The background was therefore extremely varied and marked by different experiences, all of which however derived from the desire for a new realism. Another important aspect of those years was the renewal that took place in sculpture, which also occurred with notable differences between the sculptors themselves but who the shared the desire to escape rhetoric and monumentalism. Mirko, Leoncillo, Mazzacurati, Fazzini and Antonietta Raphaël fully represented this attempt to break away, both in the techniques they used and subjects they portrayed. Their works were very often marked strongly by expressionism or, in portraiture, by the search for a more effective form of realism. It was, therefore, an anti-celebrative and anti-academic form of sculpture.
Designed by the architect G. Jappelli in 1840 as a country cottage or Swiss Cabin within Villa Torlonia, the Casina (Small House) was transformed in1908-1913 by architect Gennai to assume the appearance of a Medieval building. Between 1916 and 1920 the architect V. Fasolo created one of the most interesting architectonic structures of the time on behalf of prince Giovanni Torlonia with the contribution of well-known artists such as D. Cambellotti, P. Paschetto, U. Bottazzi, and V. Grassi. The Art Nouveau style decorations enriched the Casina with mosaic floors, majolicas, wall paintings, and above all stain glasses (vetrate). Due to the prevalence of decorations having owls (civette) as a theme, the building was called Casina delle Civette. On the death of prince Torlonia in 1939 the Casina was abandoned, housing the Anglo-American Military Command from 1944 to 1947. The severe damages to its frail structure and to the decorations took place at that time. In 1978 the whole area of the Villa was purchased by the Municipality of Rome that started long and expensive interventions of restoration on the buildings in the park. Once restored, the Casina was opened to the public as a Museum.
The magnificent stain glass windows that decorate the large number of doors and windows realized between 1908 and 1930 with precious polychrome glasses fastened together by window-leads represent a unique example of the evolution of stain glasses in Rome at that time. The most beautiful and important stain glass windows are those by Cambellotti, such as the so-called Chiodo (Nail), representing a cascade of vine-leaves and bunches of grapes, as well as the various Civette (Owls), stylized representations of the nocturnal bird whose presence is almost obsessive in the decorations of the Casina, or the four rhombi with the Migratori (Migrators) that represents birds in flight. Also I Pavoni (The peafowls) by Bottazzi and Rose e farfalle (Roses and butterflies) by Paschetto deserve to be mentioned. In the past year the Municipal Superintendency has purchased stain glass windows by the same authors and several drawings and sketches, some of which were preparatory studies for the stain glass windows of the Casina.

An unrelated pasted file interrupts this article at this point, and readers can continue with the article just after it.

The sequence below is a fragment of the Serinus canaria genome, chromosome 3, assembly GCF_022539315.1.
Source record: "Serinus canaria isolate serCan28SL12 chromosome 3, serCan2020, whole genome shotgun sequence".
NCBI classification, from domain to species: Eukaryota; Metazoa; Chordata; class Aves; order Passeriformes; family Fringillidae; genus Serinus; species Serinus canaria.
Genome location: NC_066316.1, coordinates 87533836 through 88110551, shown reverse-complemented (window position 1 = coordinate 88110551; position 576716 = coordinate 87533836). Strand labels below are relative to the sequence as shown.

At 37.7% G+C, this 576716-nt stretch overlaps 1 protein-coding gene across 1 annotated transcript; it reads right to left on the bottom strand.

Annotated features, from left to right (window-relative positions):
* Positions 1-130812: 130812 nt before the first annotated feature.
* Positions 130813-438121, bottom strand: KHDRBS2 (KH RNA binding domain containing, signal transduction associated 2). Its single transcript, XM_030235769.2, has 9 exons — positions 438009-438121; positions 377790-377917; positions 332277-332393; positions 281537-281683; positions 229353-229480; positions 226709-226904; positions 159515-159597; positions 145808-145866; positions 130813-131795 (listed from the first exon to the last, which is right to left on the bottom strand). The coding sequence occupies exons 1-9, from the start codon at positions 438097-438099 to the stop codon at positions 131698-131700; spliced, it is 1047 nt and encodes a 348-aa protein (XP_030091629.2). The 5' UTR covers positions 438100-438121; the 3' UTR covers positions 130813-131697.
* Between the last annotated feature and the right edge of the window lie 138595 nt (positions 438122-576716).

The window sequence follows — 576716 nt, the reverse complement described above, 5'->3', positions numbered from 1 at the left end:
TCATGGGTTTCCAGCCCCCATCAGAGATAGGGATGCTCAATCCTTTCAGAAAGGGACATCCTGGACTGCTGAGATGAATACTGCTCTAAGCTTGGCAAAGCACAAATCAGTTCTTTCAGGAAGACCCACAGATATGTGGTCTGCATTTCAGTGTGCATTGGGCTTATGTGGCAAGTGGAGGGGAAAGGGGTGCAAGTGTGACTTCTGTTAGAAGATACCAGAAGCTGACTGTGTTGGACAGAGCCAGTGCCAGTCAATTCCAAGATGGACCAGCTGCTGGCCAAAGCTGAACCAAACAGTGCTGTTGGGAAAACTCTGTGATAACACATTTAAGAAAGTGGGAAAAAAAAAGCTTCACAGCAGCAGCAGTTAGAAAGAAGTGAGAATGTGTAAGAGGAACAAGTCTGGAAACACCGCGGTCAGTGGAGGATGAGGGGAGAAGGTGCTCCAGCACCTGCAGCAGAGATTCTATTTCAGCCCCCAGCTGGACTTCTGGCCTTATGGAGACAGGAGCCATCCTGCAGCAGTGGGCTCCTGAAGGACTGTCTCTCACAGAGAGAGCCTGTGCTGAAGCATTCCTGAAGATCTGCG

The Museum of the Park – Casino of the Princes is situated within Villa Torlonia. It exhibits and keeps the statues and the works found within the Villa itself. Fifty statues that can be dated back from the ancient times to Art Nouveau are exhibited in the rooms of the three floors of the Casino, a pink-colored building in neo-classic style. Magnificent frescoes and reliefs, some of which are by Canova, decorate all the halls.
Of particular interest is the room with The Four Seasons by Cavaceppi and the dining room with the walls entirely decorated by G.B. Caretti with views of the Gulf of Naples. Giovanni Torlonia’s bedroom, that was occupied by Mussolini from 1923 to 1943, inlaid in baroque style and furnished with bed, bedside tables, dressing tables, and small armchairs, was also kept intact. A small gallery of Roman statues is also exhibited on the ground floor.
Villa Torlonia, Museums [Casino Nobile, Casina delle Civette (Owls), Casino dei Principi (Princes)]
Via Nomentana, 70
00161, Rome, Lazio, Italy
Zone: Quartiere Nomentano (Roma nord)
Villa Torlonia, Museums [Casino Nobile, Casina delle Civette (Owls), Casino dei Principi (Princes)] is Shown By "Map F Zone" As "3"
Museum Hours: 9.00 am - 7.00 pm, December 24 and 31: 9.00 am - 2.00 pm; Closed: Monday, January 1, May 1 and 25 December. Last admission 45 minutes before closing time.
Admission and ticketing:
Museums of Villa Torlonia Email: i...@museivillatorlonia.it and even...@zetema.it (For Current Events)
Also See: Villa Torlonia Park
Museums of Villa Torlonia Website: http://www.museivillatorlonia.it/